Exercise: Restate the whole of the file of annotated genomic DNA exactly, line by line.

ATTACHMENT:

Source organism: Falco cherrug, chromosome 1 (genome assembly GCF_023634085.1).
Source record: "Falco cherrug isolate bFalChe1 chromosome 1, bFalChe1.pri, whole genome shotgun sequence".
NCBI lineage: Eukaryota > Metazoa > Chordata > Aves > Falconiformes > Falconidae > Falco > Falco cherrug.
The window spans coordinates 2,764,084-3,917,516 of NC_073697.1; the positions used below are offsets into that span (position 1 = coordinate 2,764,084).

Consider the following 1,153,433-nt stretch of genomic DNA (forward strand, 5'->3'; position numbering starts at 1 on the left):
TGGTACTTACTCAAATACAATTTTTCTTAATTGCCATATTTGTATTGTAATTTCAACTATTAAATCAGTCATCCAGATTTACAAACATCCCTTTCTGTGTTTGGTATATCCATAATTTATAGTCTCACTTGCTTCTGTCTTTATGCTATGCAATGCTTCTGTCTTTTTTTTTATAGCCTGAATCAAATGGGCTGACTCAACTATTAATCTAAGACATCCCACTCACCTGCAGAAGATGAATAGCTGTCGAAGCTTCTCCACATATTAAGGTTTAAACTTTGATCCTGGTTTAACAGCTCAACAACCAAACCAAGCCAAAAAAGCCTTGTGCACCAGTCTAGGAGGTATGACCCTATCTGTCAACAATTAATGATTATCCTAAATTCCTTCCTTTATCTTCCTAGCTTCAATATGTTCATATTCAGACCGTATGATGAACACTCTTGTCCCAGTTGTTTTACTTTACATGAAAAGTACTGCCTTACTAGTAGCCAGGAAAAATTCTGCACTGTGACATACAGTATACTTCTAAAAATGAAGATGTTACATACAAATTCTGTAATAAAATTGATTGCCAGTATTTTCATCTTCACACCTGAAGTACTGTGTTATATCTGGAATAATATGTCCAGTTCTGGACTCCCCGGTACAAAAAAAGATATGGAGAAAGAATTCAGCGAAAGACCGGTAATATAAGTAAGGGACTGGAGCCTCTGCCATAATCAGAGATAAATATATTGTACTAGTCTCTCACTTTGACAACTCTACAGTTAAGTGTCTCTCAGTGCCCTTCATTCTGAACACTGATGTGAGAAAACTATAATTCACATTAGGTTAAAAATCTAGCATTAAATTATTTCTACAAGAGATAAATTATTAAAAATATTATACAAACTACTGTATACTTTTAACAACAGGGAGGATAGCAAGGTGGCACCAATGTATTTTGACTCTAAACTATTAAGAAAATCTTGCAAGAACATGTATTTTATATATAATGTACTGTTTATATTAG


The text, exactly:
Source organism: Falco cherrug, chromosome 1 (genome assembly GCF_023634085.1).
Source record: "Falco cherrug isolate bFalChe1 chromosome 1, bFalChe1.pri, whole genome shotgun sequence".
NCBI lineage: Eukaryota > Metazoa > Chordata > Aves > Falconiformes > Falconidae > Falco > Falco cherrug.
The window spans coordinates 2,764,084-3,917,516 of NC_073697.1; the positions used below are offsets into that span (position 1 = coordinate 2,764,084).

Consider the following 1,153,433-nt stretch of genomic DNA (forward strand, 5'->3'; position numbering starts at 1 on the left):
TGGTACTTACTCAAATACAATTTTTCTTAATTGCCATATTTGTATTGTAATTTCAACTATTAAATCAGTCATCCAGATTTACAAACATCCCTTTCTGTGTTTGGTATATCCATAATTTATAGTCTCACTTGCTTCTGTCTTTATGCTATGCAATGCTTCTGTCTTTTTTTTTATAGCCTGAATCAAATGGGCTGACTCAACTATTAATCTAAGACATCCCACTCACCTGCAGAAGATGAATAGCTGTCGAAGCTTCTCCACATATTAAGGTTTAAACTTTGATCCTGGTTTAACAGCTCAACAACCAAACCAAGCCAAAAAAGCCTTGTGCACCAGTCTAGGAGGTATGACCCTATCTGTCAACAATTAATGATTATCCTAAATTCCTTCCTTTATCTTCCTAGCTTCAATATGTTCATATTCAGACCGTATGATGAACACTCTTGTCCCAGTTGTTTTACTTTACATGAAAAGTACTGCCTTACTAGTAGCCAGGAAAAATTCTGCACTGTGACATACAGTATACTTCTAAAAATGAAGATGTTACATACAAATTCTGTAATAAAATTGATTGCCAGTATTTTCATCTTCACACCTGAAGTACTGTGTTATATCTGGAATAATATGTCCAGTTCTGGACTCCCCGGTACAAAAAAAGATATGGAGAAAGAATTCAGCGAAAGACCGGTAATATAAGTAAGGGACTGGAGCCTCTGCCATAATCAGAGATAAATATATTGTACTAGTCTCTCACTTTGACAACTCTACAGTTAAGTGTCTCTCAGTGCCCTTCATTCTGAACACTGATGTGAGAAAACTATAATTCACATTAGGTTAAAAATCTAGCATTAAATTATTTCTACAAGAGATAAATTATTAAAAATATTATACAAACTACTGTATACTTTTAACAACAGGGAGGATAGCAAGGTGGCACCAATGTATTTTGACTCTAAACTATTAAGAAAATCTTGCAAGAACATGTATTTTATATATAATGTACTGTTTATATTAG